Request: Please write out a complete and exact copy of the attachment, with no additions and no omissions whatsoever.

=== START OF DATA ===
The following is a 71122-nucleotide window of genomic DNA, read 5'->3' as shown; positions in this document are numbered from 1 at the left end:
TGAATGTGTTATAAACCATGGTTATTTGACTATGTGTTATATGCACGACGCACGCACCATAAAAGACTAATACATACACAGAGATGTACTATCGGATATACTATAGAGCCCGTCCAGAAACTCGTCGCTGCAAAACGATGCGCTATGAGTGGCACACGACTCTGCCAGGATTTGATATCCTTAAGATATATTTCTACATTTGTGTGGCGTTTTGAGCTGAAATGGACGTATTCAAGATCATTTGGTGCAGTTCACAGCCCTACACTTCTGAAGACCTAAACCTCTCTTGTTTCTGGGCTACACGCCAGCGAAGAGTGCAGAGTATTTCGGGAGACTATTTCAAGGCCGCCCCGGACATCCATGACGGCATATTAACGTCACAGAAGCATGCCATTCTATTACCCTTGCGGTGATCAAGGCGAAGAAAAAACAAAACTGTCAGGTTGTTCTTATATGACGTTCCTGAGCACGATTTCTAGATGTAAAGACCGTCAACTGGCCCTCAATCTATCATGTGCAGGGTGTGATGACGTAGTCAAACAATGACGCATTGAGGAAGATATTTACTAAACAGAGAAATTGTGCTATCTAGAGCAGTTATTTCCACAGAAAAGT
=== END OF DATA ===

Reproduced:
The following is a 71122-nucleotide window of genomic DNA, read 5'->3' as shown; positions in this document are numbered from 1 at the left end:
TGAATGTGTTATAAACCATGGTTATTTGACTATGTGTTATATGCACGACGCACGCACCATAAAAGACTAATACATACACAGAGATGTACTATCGGATATACTATAGAGCCCGTCCAGAAACTCGTCGCTGCAAAACGATGCGCTATGAGTGGCACACGACTCTGCCAGGATTTGATATCCTTAAGATATATTTCTACATTTGTGTGGCGTTTTGAGCTGAAATGGACGTATTCAAGATCATTTGGTGCAGTTCACAGCCCTACACTTCTGAAGACCTAAACCTCTCTTGTTTCTGGGCTACACGCCAGCGAAGAGTGCAGAGTATTTCGGGAGACTATTTCAAGGCCGCCCCGGACATCCATGACGGCATATTAACGTCACAGAAGCATGCCATTCTATTACCCTTGCGGTGATCAAGGCGAAGAAAAAACAAAACTGTCAGGTTGTTCTTATATGACGTTCCTGAGCACGATTTCTAGATGTAAAGACCGTCAACTGGCCCTCAATCTATCATGTGCAGGGTGTGATGACGTAGTCAAACAATGACGCATTGAGGAAGATATTTACTAAACAGAGAAATTGTGCTATCTAGAGCAGTTATTTCCACAGAAAAGT